Microsoft's SMB grows up

Microsoft's SMB grows up

Summary: Long the moody loner of network file services, Microsoft's SMB protocol is growing up and learning to play nice. This is one time "new & improved" really means something.


Long the moody loner of network file services, Microsoft's SMB protocol is growing up and learning to play nice. This is one time "new & improved" really means it.

Fixing the old The most common version of SMB/CIFS (Server Message Block/Common Internet File System) - and the most commonly used network protocol today - was introduced in 1993. Yep, when we were all on dial-up if we were online at all.

Microsoft introduced the protocol to head off competition from NFS (Network File System), the Unix-based protocol developed by Sun. Undocumented and subject to unannounced changes - among other issues - SMB/CIFS was costly to reverse engineer.

The European Commission ruling against Microsoft in 2004 forced the company to publicly document SMB/CIFS. After more legal foot-dragging, the doc set arrived here and here.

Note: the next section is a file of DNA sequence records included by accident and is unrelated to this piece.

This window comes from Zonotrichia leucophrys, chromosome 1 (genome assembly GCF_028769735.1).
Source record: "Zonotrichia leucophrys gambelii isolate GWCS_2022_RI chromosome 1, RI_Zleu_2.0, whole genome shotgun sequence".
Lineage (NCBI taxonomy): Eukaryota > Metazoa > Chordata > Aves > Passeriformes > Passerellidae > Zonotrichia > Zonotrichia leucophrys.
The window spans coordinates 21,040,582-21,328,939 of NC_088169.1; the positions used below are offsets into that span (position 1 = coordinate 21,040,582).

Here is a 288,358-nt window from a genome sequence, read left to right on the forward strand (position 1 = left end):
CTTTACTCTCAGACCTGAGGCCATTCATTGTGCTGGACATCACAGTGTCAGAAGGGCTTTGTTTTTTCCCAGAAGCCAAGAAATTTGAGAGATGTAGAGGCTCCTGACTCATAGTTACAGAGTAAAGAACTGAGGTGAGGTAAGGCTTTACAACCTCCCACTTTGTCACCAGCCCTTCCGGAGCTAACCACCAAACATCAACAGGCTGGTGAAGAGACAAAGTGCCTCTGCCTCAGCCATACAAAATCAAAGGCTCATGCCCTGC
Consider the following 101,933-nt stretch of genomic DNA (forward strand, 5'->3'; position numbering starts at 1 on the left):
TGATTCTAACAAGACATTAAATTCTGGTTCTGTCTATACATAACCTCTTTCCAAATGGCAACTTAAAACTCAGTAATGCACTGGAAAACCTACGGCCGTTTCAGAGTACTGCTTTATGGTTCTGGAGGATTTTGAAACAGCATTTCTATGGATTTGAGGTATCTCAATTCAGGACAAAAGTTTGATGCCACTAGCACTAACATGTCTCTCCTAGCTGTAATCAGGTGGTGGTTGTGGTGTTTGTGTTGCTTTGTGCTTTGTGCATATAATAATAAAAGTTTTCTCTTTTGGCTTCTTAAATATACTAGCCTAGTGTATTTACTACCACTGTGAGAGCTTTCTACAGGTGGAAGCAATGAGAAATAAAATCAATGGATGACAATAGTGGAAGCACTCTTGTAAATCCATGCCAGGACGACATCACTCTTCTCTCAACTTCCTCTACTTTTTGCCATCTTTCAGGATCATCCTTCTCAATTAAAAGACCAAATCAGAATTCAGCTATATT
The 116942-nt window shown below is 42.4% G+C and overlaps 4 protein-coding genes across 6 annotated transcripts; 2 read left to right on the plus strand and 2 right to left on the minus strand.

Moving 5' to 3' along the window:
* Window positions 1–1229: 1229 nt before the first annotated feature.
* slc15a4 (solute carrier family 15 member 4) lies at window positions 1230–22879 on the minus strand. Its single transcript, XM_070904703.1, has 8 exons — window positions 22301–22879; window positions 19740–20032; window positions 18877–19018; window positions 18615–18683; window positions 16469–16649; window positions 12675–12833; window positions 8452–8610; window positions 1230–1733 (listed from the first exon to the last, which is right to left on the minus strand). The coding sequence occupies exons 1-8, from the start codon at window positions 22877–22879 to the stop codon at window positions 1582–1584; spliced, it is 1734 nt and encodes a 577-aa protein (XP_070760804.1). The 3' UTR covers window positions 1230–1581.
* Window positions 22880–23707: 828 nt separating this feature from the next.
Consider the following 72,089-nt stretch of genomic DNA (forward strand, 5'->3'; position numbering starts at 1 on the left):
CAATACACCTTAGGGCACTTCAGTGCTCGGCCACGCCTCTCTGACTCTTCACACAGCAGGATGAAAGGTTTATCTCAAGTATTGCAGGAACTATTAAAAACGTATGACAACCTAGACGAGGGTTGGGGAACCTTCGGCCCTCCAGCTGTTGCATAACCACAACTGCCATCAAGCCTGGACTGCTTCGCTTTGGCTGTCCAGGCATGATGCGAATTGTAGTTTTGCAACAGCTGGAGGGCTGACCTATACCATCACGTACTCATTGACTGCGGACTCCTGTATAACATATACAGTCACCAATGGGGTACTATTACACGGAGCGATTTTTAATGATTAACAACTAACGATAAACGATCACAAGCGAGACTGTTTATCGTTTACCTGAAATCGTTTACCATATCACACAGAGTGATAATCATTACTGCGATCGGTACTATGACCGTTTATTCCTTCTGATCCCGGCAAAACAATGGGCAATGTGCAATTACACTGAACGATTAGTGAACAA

Network nirvana? Hardly. SMB/CIFS is showing its age and origin: clumsy; bloated; and slow.

In with the new The coming thing - introduced with Vista - is SMB2. SMB2 makes important improvements:

  • Loses aged DOS and OS/2 semantics
  • Commands reduced from 75 to 19
  • Better performance over WANs
    • Reduced chattiness.
    • Longer command chains.
    • Supports Microsoft's new BranchCache that handles remote caching for improved performance.

  • IPv6 support.

The average user won't know or care about all this. But if you're a sys admin tired of "slow network" complaints, this is for you.

IPv6? The IPv6 folks have been predicting address space disaster for at least a decade, leading some to think it will never happen. But it will.

As Moore's Law marches on for another decade, more and more devices will have the power to connect to the web - at ever lower prices. Our best hope is to make the migration a non-issue by building IPv6 into everything now.

Microsoft has done their part, supporting IPv6 since XP. They added Active Directory support over IPv6 in Vista, but not for XP.

SMB for the rest of us Does any of this matter to the sturdy yeomanry of Linux and Mac OS users? You bet it does.

The open source project Samba has been laboring for years to bring a sullen SMB into the larger community. It's part of Mac OS and the Linux kernel.

The new SMB2 documentation and architecture will make the Samba team's work much easier. For example, they've developed a clustered SAMBA server with good scaling.